I struggled all weekend to find something distinctive to say about the life and legacy of Pope John Paul II, and have a hypothesis to offer. In the end, what Karol Wojtyla will be most remembered for is not his role in the end of the Cold War, or the formidable windbreak he built against the storms of doctrinal change initiated by the Second Vatican Council. His most important legacy, I surmise, may be as the key transitional figure in the transformation of Roman Catholicism specifically, and Christianity generally, from a “Western” tradition rooted in Europe to a truly global faith centered in the South rather than the North.This may seem counter-intuitive, since this Pope was himself pre-eminently European, with a faith and outlook shaped by the twentieth century’s struggles against European totalitarianism, and a life that personified the destruction of the divisions between Eastern and Western Europe. Moreover, he went a long way towards healing European Christianity’s most shameful historical disease, its murderous intolerance of religious minorities, most notably Jews.Yet nearly everything about the powerful and perhaps irreversible trajectory he set for the Church points South, to the Third World, and away from Europe and the United States. Many obituarists of this Pope have struggled to categorize him ideologically as “conservative” on faith and morals yet “liberal” or even “radical” on issues of globalization, poverty and war, even as they acknowledge the unity of his own thinking.But these are Eurocentric ways of looking at his teachings, which may confuse and distress American Catholics and what’s left of the faith in Europe, but make perfect sense to most Catholics in Africa, Latin America and Asia.A deeply illiberal approach to issues involving sexuality and gender; a rejection of capitalism as a necessary counterpart to democracy; and an abiding hostility to U.S.-European political, military, economic and cultural hegemony: this is a consistent point of view with strong support in the global South, among Catholics and non-Catholics alike. Indeed, in many respects what John Paul II represented was a living link between the pre-modern traditions of European Catholicism and the post-modern realities of much of the rest of the world.And in that respect, John Paul II was following, not just leading, the faithful. As will be pointed out often during the next couple of weeks, there is now a Southern majority in the College of Cardinals that will elect this pope’s successor. Most of the Church’s growth is in the South, or among southern immigrants to the North (most notably the Latin American immigrants to the U.S.). John Paul II’s peripatetic travel was notable not just in its pace, but in its scope, especially in Latin America and Asia. And it’s no accident that the short list for the successor to the first non-Italian pope in half a millennium includes serious candidates from outside Europe for the first time ever.Sure, John Paul II clamped down on the “liberation theology” popular in some elements of the Latin American clergy, and reined in some of the more exuberant liturgical experiments underway in Africa (as well as in the U.S.). But such actions should be understood as steps to consolidate the South’s position in the universal church, not as efforts to impose European norms.This is, of course, just a hypothesis, and perhaps I am being unduly influenced by the North-South struggle underway in my own faith community, the Anglican Communion, where African and Asian bishops are headed rapidly down a path that may soon lead to the isolation and/or expulsion of their U.S. and Canadian brethren, with the Church of England itself probably next in line for punishment for its “modernist” heresies.But the case for John Paul II as the crucial figure in the Roman Church’s non-Roman, non-European, non-American future seems more compelling to me than a lot of the competing interpretations. And this possibility should especially give pause to the American conservatives, Catholic, Protestant, Jewish, and irreligious, who are outdoing each other this week in viewing this pope’s legacy through the lens of their own cultural and political obsessions. This pope’s opposition to “American exceptionalism” invariably embraced opposition to the death penalty, to capitalist triumphalism, and to George W. Bush’s unilateralist foreign policies, as well as to abortion or birth control or the removal of feeding tubes from the hopelessly dying.Many conservatives accuse John Paul II’s American flock of practicing a “Cafeteria Catholicism” of selective obedience to Rome. But the American Right, I would argue, is practicing “Cafeteria Conservatism”–an equally selective interpretation of this pope’s teachings and legacy, which lead not Right or Left but South.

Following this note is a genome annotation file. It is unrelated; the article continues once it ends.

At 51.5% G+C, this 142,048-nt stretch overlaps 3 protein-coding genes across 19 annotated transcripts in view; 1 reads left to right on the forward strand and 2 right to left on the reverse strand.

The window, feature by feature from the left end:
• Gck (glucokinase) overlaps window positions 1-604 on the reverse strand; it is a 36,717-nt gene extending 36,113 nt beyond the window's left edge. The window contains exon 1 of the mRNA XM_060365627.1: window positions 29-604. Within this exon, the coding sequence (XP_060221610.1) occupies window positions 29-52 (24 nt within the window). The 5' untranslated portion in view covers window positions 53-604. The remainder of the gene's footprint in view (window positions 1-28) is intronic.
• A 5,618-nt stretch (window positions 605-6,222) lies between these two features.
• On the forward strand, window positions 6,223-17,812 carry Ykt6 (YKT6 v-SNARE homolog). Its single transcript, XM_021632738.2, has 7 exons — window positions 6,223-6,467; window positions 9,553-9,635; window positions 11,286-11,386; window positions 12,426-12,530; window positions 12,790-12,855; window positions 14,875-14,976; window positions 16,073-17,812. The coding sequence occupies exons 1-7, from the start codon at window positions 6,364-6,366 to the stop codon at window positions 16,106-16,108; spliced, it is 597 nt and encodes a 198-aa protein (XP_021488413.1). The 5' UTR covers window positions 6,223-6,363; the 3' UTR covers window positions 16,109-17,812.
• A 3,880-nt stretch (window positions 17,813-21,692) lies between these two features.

TDS Strategy Memos
Latest Research from:
By Ed Kilgore
I ran across a quote from Kyrsten Sinema this week that made me angry, so I vented my spleen at New York.
In a cloying little exchange of pleasantries before Arizona senator Kyrsten Sinema spoke from the podium of Mitch McConnell’s eponymous center at the University of Louisville on Monday, the Senate Republican leader called the Democrat “the most effective first-term senator” he’d ever seen. McConnell was probably being sincere given Sinema’s role, along with Joe Manchin, in saving the filibuster, the chief tool in the GOP’s obstructionist bag of tricks. He could have called her a “one-term senator” since her demise in 2024 seems all but certain after she alienated as many Arizona Democrats as she could, but that wouldn’t have been gracious. Instead, he went on to give her the highest token of his esteem, calling her a “deal-maker.”